Think you have local authority to regulate in a policy area because state law is silent on the issue? Think again because a court may find you have no authority under the legal doctrine of “implied preemption.”
At this year’s MACo Summer Conference, a panel of experts discussed the implied preemption doctrine, detailed specific examples where county authority has been challenged — including two recent high profile court decisions on solar siting and pesticide regulation, and explained how the results of those court cases affect counties across Maryland.
State Delegate and former Prince George’s County Council Member, Andrea Fletcher Harrison, led the well-attended discussion.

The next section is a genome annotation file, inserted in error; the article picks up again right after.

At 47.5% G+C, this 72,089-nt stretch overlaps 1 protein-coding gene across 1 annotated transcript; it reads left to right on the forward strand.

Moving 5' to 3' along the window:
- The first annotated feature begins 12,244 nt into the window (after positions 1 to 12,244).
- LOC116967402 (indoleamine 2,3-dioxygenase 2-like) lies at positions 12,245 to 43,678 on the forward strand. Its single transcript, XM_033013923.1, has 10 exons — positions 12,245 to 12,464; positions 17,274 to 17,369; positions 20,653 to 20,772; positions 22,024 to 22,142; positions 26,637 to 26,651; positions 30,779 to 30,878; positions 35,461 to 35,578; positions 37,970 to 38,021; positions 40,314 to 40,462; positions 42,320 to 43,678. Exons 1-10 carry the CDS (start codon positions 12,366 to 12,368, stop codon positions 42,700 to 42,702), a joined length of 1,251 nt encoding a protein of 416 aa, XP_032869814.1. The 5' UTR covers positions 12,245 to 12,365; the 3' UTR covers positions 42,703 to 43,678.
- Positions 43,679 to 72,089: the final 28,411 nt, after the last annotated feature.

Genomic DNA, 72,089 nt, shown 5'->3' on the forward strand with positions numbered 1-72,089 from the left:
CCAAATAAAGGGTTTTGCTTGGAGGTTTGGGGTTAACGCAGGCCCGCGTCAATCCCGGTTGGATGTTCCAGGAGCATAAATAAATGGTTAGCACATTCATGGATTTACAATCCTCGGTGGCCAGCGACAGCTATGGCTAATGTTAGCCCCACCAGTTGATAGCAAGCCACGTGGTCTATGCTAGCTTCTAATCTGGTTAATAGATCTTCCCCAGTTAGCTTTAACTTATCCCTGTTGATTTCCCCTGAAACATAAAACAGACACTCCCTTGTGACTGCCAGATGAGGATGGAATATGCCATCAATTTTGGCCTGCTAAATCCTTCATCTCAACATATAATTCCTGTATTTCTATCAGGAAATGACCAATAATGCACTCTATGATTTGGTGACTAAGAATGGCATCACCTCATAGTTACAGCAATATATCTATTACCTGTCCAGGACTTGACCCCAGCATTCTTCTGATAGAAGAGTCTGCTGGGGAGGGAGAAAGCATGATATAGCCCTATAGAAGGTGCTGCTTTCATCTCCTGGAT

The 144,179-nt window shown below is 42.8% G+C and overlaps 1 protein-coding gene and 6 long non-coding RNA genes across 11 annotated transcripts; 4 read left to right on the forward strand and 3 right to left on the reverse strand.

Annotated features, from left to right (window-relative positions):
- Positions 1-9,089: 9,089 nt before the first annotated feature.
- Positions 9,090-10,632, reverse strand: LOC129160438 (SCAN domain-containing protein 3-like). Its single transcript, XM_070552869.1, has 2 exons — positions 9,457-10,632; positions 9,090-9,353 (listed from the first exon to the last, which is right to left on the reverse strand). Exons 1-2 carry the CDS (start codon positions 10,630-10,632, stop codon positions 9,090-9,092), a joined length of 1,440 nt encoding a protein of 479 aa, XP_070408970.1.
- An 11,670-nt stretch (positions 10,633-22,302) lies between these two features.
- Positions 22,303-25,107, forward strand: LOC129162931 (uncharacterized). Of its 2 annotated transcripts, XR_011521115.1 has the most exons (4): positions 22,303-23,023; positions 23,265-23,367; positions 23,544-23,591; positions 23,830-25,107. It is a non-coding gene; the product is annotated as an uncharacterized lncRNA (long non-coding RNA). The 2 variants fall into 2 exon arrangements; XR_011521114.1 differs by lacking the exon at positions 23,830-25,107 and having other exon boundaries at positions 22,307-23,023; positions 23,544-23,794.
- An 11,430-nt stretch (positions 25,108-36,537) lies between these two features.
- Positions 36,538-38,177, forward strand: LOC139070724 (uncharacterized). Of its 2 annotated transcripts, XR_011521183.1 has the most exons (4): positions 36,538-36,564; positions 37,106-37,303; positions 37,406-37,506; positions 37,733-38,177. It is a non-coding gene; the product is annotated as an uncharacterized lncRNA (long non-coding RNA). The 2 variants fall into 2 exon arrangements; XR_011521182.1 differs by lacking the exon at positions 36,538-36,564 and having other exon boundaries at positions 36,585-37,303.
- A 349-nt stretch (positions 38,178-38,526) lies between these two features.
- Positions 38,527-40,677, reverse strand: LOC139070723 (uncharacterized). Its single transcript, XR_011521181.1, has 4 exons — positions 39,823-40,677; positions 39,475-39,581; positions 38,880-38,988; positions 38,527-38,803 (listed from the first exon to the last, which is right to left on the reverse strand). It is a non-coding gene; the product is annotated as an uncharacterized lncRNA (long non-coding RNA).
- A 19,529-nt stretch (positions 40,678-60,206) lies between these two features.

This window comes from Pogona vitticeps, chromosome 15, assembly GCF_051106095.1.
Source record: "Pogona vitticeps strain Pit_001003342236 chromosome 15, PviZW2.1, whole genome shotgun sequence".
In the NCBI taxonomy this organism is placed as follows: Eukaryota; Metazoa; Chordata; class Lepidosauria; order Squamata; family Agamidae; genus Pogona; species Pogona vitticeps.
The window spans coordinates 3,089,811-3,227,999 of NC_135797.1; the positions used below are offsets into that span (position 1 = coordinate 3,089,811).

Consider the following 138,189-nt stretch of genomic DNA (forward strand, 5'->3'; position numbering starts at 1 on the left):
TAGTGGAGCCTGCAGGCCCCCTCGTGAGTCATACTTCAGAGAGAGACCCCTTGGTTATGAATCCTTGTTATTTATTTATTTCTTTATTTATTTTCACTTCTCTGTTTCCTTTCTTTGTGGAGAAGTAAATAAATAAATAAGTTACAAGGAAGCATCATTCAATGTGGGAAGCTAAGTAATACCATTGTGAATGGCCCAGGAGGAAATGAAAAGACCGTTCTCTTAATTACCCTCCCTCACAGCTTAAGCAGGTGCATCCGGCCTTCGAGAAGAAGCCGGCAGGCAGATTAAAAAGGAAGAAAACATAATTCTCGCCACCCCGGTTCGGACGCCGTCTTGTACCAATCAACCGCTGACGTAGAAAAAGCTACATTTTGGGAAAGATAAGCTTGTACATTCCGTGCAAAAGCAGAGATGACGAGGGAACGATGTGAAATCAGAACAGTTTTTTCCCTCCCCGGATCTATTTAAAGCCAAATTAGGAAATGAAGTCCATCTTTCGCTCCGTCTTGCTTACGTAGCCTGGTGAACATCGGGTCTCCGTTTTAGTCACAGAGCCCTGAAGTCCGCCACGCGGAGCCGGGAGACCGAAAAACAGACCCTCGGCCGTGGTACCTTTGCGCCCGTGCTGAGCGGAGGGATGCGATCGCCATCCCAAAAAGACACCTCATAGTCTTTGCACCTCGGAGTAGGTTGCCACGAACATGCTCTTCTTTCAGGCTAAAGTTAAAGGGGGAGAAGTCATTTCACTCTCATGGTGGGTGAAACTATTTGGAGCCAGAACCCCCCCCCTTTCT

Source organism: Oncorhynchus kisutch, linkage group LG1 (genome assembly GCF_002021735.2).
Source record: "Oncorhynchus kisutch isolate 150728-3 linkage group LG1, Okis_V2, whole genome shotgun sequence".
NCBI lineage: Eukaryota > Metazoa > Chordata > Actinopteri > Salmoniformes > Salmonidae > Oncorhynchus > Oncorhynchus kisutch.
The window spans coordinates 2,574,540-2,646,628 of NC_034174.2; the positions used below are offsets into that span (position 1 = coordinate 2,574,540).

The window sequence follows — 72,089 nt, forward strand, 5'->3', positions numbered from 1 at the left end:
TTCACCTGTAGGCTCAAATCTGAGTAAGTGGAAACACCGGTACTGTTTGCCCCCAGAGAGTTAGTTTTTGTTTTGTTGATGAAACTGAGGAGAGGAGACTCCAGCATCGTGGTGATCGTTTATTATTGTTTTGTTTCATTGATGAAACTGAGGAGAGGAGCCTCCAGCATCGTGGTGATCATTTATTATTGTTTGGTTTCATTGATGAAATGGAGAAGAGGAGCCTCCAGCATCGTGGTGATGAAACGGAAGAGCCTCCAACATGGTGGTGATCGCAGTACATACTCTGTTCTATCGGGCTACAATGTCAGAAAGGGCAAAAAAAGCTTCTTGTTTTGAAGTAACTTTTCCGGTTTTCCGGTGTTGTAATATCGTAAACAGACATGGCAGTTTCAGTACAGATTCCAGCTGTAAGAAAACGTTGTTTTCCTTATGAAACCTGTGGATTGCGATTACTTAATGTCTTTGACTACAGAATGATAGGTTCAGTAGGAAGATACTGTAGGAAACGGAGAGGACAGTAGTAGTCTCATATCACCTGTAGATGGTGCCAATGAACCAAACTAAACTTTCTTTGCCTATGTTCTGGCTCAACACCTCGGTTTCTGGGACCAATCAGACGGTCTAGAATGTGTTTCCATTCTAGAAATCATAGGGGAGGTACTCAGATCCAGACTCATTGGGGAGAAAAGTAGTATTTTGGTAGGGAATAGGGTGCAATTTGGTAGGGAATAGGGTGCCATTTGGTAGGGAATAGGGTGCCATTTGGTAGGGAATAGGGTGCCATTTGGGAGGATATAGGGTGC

The panel speakers included:
- Christopher Drummond, Attorney at Law
- Edward Lattner, Division of Government Operations Chief, Montgomery County Attorney’s Office
- Kim Haddow, Executive Director, Local Solutions Support Center
The panel explained that the State can pass laws to preempt local authority – sometimes without public debate. Even when it is not explicit in law, Maryland courts have developed a test called “implied preemption” to determine when local governments are prohibited from passing regulations or laws in a subject area.
Given that implied preemption can only be established through litigation, this creates an unnecessary level of uncertainty and expenses for local governments. Challenges to county authority include the right to site solar facilities and gravel pits, regulate tobacco products, and limit pesticide usage in areas frequented by children.
Learn more about conference happenings by using the Twitter hashtag #MACoCon.